Only Sossion’s departure can save Knut from collapse
It is perhaps, an apt metaphor, that the ebbing days of Wilson Sossion as secretary general of Kenya National Union of Teachers (Knut) are as embroiled in controversy as when he started.
Sossion became Knut boss by abrasively trashing a long tradition of rotation of leadership positions that would have seen acting secretary general, Mudzo Nzili, from the Coast, endorsed to the post in that year’s annual delegates conference.
Knut is on its knees. From its 187,000 members, 90,000 have left. Its rival, Kenya Union of Post Primary Education Teachers (Kuppet) members are up to 120,000, and growing.
Dues have slumped to Sh83 million from Sh140 million monthly, resulting in unpaid rents and salaries running into months.
The decline of Knut aligns perfectly with the tenure of Sossion as secretary general. What went wrong?
Sossion made Knut the union of strikes. Nothing was too small to strike over, creating perpetual turmoil in education.
Indeed, his strikes were timed to cause maximum disruption. Finally, everybody, teachers, students, parents, the Government, and the country in general, were all completely fed up.
He arrayed himself against all Government initiatives, and became Mr No. He railed against the Competence Based Curriculum (CBC), even sending teachers to disrupt induction training sessions for their colleagues.
He opposed the appointment of Prof. George Magoha as Education Cabinet Secretary, and vowed not to work with him.
He opposed the delocalisation policy where head teachers who had stayed for over nine years at one work station were being transferred. The list goes on.
His nadir was when he accepted nomination to Parliament by ODM party, a huge lapse of judgement.
He saw nothing wrong in engaging in partisan politics while running a union whose members are from across the political divide, nor earning two salaries from public jobs.
He seemed to walk on water. When the TSC deregistered him because of this, he blissfully brushed it aside.
Unfortunately for Knut, Sossion alienated all allies and partners, from Kuppet, to TSC, union members, Government officials, and parents, and turned public opinion against a union once seen as a bulwark against Government trampling on rights of workers.
In an effort to save Knut, the National Executive Committee (NEC) met in August 2019 for a meeting Sossion had called and later cancelled, and threw him out.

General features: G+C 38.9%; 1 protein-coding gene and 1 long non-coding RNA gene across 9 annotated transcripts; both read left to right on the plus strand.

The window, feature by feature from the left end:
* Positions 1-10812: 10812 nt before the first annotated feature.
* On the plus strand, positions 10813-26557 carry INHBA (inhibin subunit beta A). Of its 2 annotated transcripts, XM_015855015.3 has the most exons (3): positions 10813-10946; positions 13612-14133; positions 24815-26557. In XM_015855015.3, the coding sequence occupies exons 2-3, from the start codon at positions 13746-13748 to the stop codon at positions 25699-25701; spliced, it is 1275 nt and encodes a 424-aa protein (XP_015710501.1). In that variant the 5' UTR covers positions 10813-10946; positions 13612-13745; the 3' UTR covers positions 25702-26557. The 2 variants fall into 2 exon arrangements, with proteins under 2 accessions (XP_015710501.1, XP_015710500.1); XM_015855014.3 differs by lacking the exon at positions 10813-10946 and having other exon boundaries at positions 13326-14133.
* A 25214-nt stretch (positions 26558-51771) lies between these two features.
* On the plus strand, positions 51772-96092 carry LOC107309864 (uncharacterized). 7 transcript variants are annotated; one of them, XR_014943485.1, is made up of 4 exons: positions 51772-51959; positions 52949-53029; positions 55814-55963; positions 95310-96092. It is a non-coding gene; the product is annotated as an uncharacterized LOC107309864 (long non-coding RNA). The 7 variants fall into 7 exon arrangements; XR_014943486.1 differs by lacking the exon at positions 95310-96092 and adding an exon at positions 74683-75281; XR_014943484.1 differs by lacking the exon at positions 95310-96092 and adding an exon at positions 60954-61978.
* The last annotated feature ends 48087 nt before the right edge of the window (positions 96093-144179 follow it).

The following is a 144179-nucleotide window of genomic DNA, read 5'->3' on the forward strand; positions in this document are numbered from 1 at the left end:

The courts reinstated him. He is now in office on the strength of a court order. His penchant for prosecuting every other issue in court is a well sung refrain.
The Annual Delegates Conference that was due to be held in December 2019 in Kakamega was suspended indefinitely, and he is not talking about it at all.
The reason given was that the leadership was trying to resolve wrangles within it.
A self-serving argument, because the delegates conference would have been the best place to resolve those wrangles by giving a new team a clear mandate.
As it is now, the embattled Sossion will continue running Knut against strong headwinds that will inevitably overwhelm it soon.
The last nail in the coffin was the battle over promotions. Knut went to court and stopped TSC from using the career progression guidelines that were in the Collective Bargaining Agreement (CBA), in favour of the old schemes of service.
TSC obliged, and created two payrolls, one for Knut members to be paid according to the old schemes, and the other for non-Knut members, to be paid according to the CBA.
The non-Knut members have already received two pay rises since last year in line with the CBA.
Worse, Knut has said it will recover any money inadvertently paid to its members in line with the new guidelines. Knut members are stampeding for the exits.
Attempts by MPs to try and save Sossion by brokering a truce with TSC is too little too late. TSC has zero incentive at this stage to play ball. They hold the four aces.
But even as he puts on a brave face with his usual fiery rhetoric, Knut is locked into a fatal plunge from which only a new thinking, a new ethos, and a drastic pullback from self-inflicted woes can pull it out of.
And it is clear that Sossion is either unable or unwilling to do this. He needs to go! [email protected]